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Ed Hillyer (aka Ilya)

THE END OF THE CENTURY CLUB: COUNTDOWN (1997)

A disparate group of young people, marginalized, bored with their limited lot in life, decide to set up their own club night, and thereby carve out for themselves their own space, their own place. Pooling their meagre resources they team up to create from ‘something close to nothing’, a café-cum-nightclub (cum-dropout’s drop-in centre), the END CLUB. Here they begin to make plans to host the party to end all parties, one that will mark the end of one century and the start of the next millennium. Along the way, they might even learn how to spell ‘millennium’ right.

Against all odds (some very odd indeed)…

The near future isn’t short of threats to survival, and not only of their brand new venture. Rival local venues, small-time gangsters, and not least the strong arm of the state itself seem to conspire to end their enterprise before it has even begun.

BEST GRAPHIC NOVEL, United Kingdom Comic Art Convention, 1997.

 

THE END OF THE CENTURY CLUB: TIME WARP (1999)

Is there any such thing as society? The dodgers, divers, duckers and weavers of the END CLUB continue to fight for their questionable rights.

Issues of race, gender, sexuality, class, religion and economics enter into their orbit, scattershot like sparks from a blazing catherine wheel. ‘Baby, you’re a firework’. Lives speed up, slow down, then splinter across the timelines as events career toward their club night’s big launch, Take Two (new and improved). But how do you stand out from the herd, when everybody’s wannabe-fringe nowadays? Culture vultures circle. Doom portends.  ‘The flow of time seems to be sweeping them toward their deaths, as swimmers are swept toward a waterfall.’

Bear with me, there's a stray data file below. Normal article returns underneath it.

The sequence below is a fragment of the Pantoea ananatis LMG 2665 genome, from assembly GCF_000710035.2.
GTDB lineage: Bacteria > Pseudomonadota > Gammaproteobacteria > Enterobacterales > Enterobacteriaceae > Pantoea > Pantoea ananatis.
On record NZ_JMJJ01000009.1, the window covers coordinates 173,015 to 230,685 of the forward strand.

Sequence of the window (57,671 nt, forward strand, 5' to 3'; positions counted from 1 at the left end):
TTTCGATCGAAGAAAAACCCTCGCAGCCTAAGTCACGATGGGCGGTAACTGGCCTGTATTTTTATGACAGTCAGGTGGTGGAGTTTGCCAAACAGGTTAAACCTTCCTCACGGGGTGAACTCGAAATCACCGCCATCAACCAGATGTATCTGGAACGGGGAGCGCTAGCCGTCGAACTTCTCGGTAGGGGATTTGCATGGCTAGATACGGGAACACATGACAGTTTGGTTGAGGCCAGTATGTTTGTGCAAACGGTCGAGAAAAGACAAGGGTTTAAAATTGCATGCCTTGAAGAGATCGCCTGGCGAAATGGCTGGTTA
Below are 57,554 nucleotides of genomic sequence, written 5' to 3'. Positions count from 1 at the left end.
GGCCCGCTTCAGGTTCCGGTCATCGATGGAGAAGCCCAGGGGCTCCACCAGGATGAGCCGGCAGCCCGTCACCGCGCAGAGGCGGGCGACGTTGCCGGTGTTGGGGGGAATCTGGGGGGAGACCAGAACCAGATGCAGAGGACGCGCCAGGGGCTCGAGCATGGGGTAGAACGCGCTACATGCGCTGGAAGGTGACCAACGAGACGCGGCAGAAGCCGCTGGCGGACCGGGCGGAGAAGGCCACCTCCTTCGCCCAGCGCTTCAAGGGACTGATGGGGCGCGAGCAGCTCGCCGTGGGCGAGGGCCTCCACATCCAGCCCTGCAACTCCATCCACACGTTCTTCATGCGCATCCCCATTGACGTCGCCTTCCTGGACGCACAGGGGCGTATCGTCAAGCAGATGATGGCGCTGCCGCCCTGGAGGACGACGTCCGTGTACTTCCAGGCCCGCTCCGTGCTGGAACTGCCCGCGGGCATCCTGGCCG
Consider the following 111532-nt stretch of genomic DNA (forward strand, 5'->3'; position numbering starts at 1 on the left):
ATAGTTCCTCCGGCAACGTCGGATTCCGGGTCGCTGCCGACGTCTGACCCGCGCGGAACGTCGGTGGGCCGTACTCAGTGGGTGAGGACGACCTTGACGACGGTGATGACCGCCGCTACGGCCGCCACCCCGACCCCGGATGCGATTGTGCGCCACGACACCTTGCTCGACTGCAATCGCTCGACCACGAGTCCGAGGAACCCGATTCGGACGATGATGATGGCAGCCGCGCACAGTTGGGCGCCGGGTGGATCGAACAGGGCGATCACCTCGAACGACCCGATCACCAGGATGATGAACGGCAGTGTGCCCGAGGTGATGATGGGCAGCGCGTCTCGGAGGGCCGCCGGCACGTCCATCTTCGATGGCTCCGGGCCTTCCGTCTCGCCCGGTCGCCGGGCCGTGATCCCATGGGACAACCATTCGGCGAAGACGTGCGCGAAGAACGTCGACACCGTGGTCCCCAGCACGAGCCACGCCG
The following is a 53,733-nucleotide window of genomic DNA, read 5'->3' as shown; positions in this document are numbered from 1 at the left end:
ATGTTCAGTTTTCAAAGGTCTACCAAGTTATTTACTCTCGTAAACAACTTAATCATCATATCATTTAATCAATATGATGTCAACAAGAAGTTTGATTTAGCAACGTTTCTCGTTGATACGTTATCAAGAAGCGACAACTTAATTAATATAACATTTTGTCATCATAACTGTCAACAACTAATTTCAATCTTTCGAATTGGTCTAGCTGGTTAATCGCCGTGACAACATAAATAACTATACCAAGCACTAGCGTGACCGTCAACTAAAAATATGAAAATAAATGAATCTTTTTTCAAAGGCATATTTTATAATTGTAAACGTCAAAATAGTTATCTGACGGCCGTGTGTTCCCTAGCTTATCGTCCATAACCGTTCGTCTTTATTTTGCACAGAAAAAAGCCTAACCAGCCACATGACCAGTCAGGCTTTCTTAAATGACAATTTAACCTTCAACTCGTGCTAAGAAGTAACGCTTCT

THE CLAY DREAMING (2010)

Set during the first Australian cricket tour of England in 1868, this magnificent début novel explores an extraordinary friendship between King Cole, one of the Aboriginal players, and Sarah Larkin, a bookish spinster living in London.

Sarah’s quiet routine, divided between her father’s sick room and the British Library, takes on a completely new aspect when the cricketer arrives unannounced on her doorstep. “King Cole” (Brippoki) enlists Sarah – a copyist working in the Reading Room but to him the “Guardian of the Words of Dead Men” – to help him search for his ancestors. Together they delve deep into the past and pursue the mysterious Joseph Druce, a convicted felon transported to New South Wales nearly eighty years earlier.

From Lord’s cricket ground and the Athenaeum Club to Greenwich’s Royal Observatory and the muddy banks of the River Thames at Shadwell, Brippoki is increasingly dizzied by the unfolding spectacle of the city. While his quest is spurred ever onward by the Great Serpent coiled at the heart of his London Dreaming, Sarah must challenge her preacher father’s core beliefs about evolution and degeneration, and even the nature of knowledge itself, before setting out on a journey of her own.